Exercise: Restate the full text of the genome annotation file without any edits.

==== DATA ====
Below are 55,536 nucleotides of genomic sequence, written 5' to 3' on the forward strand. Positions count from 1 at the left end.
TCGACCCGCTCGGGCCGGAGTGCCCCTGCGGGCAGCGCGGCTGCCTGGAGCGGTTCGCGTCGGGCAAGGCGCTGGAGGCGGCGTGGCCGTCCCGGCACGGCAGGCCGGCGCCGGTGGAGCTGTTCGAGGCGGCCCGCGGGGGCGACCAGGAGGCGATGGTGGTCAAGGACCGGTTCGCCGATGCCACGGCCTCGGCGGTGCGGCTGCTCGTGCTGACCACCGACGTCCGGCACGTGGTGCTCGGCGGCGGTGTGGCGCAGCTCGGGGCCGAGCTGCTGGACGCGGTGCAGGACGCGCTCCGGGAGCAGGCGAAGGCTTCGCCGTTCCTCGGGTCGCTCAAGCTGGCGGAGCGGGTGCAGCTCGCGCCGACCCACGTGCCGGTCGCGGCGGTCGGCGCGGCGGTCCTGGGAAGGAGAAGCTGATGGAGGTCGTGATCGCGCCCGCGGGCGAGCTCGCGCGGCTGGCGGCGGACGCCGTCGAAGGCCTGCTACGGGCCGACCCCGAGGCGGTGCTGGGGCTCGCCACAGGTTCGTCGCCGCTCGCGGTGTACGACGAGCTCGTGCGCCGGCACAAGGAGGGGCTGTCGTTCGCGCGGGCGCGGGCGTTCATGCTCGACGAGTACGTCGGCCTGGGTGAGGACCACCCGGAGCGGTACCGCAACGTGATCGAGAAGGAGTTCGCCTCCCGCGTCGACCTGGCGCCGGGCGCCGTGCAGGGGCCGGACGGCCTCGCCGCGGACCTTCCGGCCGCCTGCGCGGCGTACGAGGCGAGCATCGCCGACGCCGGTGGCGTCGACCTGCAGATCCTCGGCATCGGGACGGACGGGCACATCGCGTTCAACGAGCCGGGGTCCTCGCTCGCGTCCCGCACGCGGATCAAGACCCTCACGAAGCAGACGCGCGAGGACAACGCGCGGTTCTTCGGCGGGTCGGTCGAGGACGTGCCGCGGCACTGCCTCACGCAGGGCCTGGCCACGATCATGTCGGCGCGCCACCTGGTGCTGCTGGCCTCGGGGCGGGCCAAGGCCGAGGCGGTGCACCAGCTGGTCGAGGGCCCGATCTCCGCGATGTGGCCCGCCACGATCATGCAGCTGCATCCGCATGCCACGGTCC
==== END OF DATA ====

Below are 55,536 nucleotides of genomic sequence, written 5' to 3' on the forward strand. Positions count from 1 at the left end.
TCGACCCGCTCGGGCCGGAGTGCCCCTGCGGGCAGCGCGGCTGCCTGGAGCGGTTCGCGTCGGGCAAGGCGCTGGAGGCGGCGTGGCCGTCCCGGCACGGCAGGCCGGCGCCGGTGGAGCTGTTCGAGGCGGCCCGCGGGGGCGACCAGGAGGCGATGGTGGTCAAGGACCGGTTCGCCGATGCCACGGCCTCGGCGGTGCGGCTGCTCGTGCTGACCACCGACGTCCGGCACGTGGTGCTCGGCGGCGGTGTGGCGCAGCTCGGGGCCGAGCTGCTGGACGCGGTGCAGGACGCGCTCCGGGAGCAGGCGAAGGCTTCGCCGTTCCTCGGGTCGCTCAAGCTGGCGGAGCGGGTGCAGCTCGCGCCGACCCACGTGCCGGTCGCGGCGGTCGGCGCGGCGGTCCTGGGAAGGAGAAGCTGATGGAGGTCGTGATCGCGCCCGCGGGCGAGCTCGCGCGGCTGGCGGCGGACGCCGTCGAAGGCCTGCTACGGGCCGACCCCGAGGCGGTGCTGGGGCTCGCCACAGGTTCGTCGCCGCTCGCGGTGTACGACGAGCTCGTGCGCCGGCACAAGGAGGGGCTGTCGTTCGCGCGGGCGCGGGCGTTCATGCTCGACGAGTACGTCGGCCTGGGTGAGGACCACCCGGAGCGGTACCGCAACGTGATCGAGAAGGAGTTCGCCTCCCGCGTCGACCTGGCGCCGGGCGCCGTGCAGGGGCCGGACGGCCTCGCCGCGGACCTTCCGGCCGCCTGCGCGGCGTACGAGGCGAGCATCGCCGACGCCGGTGGCGTCGACCTGCAGATCCTCGGCATCGGGACGGACGGGCACATCGCGTTCAACGAGCCGGGGTCCTCGCTCGCGTCCCGCACGCGGATCAAGACCCTCACGAAGCAGACGCGCGAGGACAACGCGCGGTTCTTCGGCGGGTCGGTCGAGGACGTGCCGCGGCACTGCCTCACGCAGGGCCTGGCCACGATCATGTCGGCGCGCCACCTGGTGCTGCTGGCCTCGGGGCGGGCCAAGGCCGAGGCGGTGCACCAGCTGGTCGAGGGCCCGATCTCCGCGATGTGGCCCGCCACGATCATGCAGCTGCATCCGCATGCCACGGTCC